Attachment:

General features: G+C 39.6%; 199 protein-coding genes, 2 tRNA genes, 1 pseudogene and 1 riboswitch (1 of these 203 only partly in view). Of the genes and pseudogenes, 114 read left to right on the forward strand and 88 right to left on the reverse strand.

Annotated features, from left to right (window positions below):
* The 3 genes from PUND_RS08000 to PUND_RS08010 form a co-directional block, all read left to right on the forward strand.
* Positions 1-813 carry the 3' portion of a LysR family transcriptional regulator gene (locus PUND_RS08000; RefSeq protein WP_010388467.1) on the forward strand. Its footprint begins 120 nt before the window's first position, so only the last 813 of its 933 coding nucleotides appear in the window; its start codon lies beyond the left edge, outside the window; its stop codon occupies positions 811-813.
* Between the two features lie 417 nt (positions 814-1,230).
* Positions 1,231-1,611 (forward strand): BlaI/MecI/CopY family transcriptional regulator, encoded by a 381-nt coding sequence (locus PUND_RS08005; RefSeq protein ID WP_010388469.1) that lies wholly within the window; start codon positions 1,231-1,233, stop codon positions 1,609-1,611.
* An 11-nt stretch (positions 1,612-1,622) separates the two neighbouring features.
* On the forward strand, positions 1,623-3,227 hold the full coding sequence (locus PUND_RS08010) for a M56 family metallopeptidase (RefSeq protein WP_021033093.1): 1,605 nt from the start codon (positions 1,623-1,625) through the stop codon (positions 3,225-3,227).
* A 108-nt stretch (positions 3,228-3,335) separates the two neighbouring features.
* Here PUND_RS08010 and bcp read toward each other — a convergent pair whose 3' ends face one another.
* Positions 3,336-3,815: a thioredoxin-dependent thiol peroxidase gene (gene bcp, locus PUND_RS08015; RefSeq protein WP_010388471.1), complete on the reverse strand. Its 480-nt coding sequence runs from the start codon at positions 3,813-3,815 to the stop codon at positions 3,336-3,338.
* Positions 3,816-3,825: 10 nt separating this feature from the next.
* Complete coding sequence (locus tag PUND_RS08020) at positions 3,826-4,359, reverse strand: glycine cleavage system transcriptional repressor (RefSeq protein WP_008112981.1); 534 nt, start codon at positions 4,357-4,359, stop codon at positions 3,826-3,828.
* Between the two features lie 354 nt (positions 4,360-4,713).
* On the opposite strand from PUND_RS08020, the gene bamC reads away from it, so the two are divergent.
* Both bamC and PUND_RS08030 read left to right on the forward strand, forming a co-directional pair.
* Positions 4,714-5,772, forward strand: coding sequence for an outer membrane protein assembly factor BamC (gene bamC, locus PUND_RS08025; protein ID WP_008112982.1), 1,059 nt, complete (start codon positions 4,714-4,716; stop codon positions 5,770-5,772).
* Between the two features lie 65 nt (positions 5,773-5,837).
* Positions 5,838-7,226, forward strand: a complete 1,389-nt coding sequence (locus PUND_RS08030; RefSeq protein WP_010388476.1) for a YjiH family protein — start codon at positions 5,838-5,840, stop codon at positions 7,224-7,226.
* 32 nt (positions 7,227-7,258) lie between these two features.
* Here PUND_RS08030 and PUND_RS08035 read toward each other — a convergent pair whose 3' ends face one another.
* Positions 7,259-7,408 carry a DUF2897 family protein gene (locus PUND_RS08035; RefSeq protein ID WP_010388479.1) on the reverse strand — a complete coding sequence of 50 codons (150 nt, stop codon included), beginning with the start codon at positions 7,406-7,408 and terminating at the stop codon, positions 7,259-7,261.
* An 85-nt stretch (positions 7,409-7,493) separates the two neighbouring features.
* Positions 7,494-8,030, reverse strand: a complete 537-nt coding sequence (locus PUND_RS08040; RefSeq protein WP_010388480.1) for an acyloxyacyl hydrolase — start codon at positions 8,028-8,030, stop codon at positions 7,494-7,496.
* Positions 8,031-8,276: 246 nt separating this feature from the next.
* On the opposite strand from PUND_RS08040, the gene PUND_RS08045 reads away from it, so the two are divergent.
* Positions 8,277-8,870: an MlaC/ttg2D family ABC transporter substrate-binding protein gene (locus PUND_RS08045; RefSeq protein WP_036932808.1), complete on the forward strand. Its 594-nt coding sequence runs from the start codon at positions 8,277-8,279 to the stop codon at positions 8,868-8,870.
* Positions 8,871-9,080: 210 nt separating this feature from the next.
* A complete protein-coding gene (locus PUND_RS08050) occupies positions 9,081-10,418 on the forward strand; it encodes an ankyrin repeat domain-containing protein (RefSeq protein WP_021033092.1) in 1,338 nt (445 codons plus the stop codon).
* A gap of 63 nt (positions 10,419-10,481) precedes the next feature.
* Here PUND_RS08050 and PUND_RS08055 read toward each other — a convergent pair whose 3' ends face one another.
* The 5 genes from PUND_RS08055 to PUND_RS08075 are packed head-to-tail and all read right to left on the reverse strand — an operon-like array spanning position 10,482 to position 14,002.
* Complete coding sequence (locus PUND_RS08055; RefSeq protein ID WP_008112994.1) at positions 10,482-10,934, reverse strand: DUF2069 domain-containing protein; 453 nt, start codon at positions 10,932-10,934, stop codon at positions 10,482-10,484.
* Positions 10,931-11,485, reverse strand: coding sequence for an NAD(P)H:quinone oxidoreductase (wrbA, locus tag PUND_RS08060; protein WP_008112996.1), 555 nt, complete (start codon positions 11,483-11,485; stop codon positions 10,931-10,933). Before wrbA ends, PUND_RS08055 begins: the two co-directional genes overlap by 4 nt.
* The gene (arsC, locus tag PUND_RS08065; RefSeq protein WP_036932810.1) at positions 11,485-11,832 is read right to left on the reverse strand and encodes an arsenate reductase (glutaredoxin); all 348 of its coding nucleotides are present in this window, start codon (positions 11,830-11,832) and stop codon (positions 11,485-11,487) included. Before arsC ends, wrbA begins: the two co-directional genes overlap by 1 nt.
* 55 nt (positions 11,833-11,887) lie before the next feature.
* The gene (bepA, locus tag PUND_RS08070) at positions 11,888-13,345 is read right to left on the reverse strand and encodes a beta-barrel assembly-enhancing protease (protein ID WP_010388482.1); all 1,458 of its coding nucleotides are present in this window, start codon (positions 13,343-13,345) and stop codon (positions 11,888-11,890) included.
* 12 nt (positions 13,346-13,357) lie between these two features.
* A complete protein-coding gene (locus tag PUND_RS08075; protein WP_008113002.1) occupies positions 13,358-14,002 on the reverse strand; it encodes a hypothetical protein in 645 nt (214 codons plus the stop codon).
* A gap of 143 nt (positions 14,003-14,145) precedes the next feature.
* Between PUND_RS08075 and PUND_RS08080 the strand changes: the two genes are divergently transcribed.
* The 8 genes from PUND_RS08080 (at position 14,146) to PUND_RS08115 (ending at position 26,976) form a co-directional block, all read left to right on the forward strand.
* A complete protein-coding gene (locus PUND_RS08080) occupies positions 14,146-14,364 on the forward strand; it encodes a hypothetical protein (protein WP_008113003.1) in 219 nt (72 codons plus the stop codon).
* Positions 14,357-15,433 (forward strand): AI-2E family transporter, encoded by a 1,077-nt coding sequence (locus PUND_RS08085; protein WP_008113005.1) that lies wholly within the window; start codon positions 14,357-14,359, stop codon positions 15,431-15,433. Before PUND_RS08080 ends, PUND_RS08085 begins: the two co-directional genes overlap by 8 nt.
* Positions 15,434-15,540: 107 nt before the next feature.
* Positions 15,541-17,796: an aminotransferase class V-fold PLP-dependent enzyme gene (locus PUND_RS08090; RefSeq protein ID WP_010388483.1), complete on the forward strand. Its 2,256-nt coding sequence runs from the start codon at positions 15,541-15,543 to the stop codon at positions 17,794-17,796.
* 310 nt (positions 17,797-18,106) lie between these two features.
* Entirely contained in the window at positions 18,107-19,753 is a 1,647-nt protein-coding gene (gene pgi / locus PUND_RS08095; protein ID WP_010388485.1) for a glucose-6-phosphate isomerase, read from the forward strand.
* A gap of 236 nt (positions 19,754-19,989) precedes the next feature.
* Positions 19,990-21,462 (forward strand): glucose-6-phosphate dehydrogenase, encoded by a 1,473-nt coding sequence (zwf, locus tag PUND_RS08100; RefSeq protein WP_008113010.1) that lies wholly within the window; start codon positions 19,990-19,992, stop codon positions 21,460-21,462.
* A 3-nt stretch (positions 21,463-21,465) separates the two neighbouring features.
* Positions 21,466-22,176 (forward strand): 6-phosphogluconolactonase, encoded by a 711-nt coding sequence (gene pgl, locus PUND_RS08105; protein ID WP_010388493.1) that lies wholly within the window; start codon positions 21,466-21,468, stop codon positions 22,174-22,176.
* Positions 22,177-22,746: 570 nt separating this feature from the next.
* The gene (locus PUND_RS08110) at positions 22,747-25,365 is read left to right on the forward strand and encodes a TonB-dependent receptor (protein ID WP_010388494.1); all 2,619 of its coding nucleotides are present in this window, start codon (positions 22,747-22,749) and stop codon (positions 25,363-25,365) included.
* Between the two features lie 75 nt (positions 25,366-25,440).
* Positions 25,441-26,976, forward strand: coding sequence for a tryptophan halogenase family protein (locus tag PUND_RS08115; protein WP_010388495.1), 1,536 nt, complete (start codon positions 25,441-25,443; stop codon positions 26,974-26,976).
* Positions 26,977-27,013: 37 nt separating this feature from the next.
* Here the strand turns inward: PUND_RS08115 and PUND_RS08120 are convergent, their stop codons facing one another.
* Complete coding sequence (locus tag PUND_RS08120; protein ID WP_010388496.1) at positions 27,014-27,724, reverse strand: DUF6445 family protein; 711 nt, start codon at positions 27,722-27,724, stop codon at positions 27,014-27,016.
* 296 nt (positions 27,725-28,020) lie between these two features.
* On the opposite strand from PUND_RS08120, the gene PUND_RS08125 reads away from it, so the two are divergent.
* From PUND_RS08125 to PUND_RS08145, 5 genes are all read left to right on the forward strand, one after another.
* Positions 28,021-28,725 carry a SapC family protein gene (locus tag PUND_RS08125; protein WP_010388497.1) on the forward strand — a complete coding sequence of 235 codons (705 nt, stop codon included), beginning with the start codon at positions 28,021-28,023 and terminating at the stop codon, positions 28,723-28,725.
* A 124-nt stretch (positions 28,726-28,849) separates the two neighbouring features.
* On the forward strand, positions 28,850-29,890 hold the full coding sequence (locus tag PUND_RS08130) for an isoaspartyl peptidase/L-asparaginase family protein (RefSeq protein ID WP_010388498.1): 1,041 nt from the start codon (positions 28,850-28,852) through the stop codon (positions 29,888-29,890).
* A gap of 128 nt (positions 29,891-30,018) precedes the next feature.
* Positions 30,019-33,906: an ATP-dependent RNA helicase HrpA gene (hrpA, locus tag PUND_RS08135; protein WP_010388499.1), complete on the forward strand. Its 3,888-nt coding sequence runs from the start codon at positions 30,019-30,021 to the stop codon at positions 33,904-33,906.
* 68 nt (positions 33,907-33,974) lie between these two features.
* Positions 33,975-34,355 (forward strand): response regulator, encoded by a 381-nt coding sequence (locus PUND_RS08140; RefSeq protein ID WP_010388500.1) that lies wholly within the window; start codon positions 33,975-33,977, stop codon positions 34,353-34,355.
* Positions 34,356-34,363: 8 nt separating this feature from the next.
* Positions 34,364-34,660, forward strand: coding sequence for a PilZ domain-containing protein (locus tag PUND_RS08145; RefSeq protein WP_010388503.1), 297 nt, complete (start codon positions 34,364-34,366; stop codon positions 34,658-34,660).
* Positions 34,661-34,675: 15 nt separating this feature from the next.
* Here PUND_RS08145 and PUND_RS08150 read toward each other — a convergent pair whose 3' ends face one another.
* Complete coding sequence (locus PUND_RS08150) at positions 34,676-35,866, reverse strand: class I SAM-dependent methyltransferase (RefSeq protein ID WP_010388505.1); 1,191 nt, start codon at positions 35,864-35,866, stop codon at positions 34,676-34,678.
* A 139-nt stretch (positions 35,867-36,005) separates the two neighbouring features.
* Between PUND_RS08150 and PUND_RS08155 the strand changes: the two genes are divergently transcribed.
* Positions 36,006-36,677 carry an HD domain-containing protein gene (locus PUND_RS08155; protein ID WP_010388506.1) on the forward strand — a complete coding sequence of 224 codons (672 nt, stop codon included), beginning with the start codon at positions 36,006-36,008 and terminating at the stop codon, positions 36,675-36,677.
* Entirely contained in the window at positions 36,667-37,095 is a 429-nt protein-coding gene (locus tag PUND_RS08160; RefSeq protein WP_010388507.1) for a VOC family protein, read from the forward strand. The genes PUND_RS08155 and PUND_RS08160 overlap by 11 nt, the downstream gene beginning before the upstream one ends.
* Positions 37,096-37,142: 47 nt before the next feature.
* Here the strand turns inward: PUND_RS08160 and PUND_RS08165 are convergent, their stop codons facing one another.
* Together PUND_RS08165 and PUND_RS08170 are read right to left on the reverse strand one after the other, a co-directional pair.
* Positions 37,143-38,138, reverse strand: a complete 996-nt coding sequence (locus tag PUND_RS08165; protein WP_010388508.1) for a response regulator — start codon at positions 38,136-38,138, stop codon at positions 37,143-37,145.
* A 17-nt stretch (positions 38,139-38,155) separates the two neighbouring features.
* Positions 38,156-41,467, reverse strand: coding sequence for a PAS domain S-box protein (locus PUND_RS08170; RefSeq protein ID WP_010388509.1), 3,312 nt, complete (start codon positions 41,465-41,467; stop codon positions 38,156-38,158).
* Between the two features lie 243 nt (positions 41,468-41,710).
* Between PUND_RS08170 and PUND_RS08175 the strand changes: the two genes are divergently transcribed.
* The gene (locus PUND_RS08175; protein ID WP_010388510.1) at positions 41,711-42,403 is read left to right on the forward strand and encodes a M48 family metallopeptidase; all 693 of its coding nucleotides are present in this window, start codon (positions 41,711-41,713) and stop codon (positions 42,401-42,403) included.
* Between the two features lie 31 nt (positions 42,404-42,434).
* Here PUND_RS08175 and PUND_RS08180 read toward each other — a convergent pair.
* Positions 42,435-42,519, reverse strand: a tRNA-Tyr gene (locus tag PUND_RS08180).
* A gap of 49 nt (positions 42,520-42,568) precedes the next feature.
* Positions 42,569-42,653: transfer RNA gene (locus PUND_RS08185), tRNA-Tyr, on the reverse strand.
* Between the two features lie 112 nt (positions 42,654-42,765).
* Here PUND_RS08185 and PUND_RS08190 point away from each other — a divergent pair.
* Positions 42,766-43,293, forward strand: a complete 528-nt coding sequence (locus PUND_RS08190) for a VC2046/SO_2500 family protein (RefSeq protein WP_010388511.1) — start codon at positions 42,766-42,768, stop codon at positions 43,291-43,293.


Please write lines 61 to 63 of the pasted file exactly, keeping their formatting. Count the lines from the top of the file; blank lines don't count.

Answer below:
* On the opposite strand from PUND_RS08120, the gene PUND_RS08125 reads away from it, so the two are divergent.
* From PUND_RS08125 to PUND_RS08145, 5 genes are all read left to right on the forward strand, one after another.
* Positions 28,021-28,725 carry a SapC family protein gene (locus tag PUND_RS08125; protein WP_010388497.1) on the forward strand — a complete coding sequence of 235 codons (705 nt, stop codon included), beginning with the start codon at positions 28,021-28,023 and terminating at the stop codon, positions 28,723-28,725.